Shirley Reviewed by Jon E Clist
Renowned horror writer Shirley Jackson is on the precipice of writing her masterpiece when the arrival of newlyweds upends her meticulous routine and heightens tensions in her already tempestuous relationship with her philandering husband. The middle-aged couple, prone to ruthless barbs and copious afternoon cocktails, begins to toy mercilessly with the naïve young couple at their door.
I think in general I was expecting this to be a bit of a horror film being that it was based on the life of a horror novelist. However it certainly was the sort of film that messes with your mind.it certainly helps having Elizabeth Moss in the central role with her coming and hot after her recent release the invisible man. The tension that she is able to bring just through her performance is electrifying. At the center of this film we find a woman and a man with such great and securities that they find themselves deeply desiring to manipulate other people around them.
Whenever you get a film like this that is based on a novel that in turn is based upon someone's life you can't help but grow hungry for knowledge about these characters these people that you are getting a taste of and it's not a taste you're enjoying but you long to know is this who they really were. While attempting to do a little more research into these characters didn't find a massive amount of commentary other than their son voicing the opinion the film didn't cover the full roundedness of their characters, yet this is a story about manipulation it is a story about a character who takes joy and messing with another and then puts that story on a page.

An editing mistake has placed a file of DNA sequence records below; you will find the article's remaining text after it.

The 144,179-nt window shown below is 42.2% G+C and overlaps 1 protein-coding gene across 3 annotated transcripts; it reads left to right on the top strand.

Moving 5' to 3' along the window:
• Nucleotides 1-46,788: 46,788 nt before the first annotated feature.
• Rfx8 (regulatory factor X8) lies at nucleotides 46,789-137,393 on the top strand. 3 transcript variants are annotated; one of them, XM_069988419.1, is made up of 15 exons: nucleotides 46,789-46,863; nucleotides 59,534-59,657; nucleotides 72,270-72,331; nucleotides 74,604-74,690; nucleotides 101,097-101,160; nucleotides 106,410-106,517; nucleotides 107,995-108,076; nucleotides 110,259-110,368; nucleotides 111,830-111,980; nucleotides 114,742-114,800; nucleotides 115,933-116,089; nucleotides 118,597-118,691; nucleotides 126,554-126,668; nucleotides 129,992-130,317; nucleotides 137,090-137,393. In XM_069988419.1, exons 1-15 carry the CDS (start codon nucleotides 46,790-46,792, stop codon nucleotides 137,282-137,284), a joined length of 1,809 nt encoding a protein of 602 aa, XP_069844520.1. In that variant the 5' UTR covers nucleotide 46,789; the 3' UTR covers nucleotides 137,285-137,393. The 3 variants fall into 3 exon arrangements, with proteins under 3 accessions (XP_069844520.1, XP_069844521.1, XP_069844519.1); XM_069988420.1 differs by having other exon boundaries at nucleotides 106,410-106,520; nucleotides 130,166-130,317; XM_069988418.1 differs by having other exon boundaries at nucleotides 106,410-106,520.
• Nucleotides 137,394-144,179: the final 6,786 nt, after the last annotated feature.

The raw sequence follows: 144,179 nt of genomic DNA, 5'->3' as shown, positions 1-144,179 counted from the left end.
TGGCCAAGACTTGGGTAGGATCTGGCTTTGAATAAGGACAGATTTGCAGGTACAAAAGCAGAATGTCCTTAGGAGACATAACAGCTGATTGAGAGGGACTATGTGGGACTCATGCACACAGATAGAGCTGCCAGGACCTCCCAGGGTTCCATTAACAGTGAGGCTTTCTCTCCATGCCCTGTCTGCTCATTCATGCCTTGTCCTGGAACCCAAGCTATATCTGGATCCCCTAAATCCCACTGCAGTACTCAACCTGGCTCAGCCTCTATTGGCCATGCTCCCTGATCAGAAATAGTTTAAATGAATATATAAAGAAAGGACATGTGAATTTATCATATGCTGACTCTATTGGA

While this is not a scary film, it is a story that is drenched with intensity, a tale that is rather tantalizing and yet exquisitely dark. I can't say that I was entertained by this film, in fact I would probably say I found it more challenging both emotionally and morally. Of course for a film like this that is the point. This is not a film to make you laugh dance cheer or throw your hands up in celebration, instead this is a film to kick you in the stomach and have you questioning the level of humanity that some people have.
Okay, so it's dark, it's brooding, but it was still an intriguingly powerful film about the lengths that some people will go to in order to make themselves feel better about who they are.
Releases: 23rd July 2020
Rating: M – Contains Sex scenes, offensive language & nudity
Duration: 107 minutes
Starring: Elisabeth Moss, Odessa Young, Michael Stuhlbarg
Director: Josephine Decker (Madeline’s Madeline)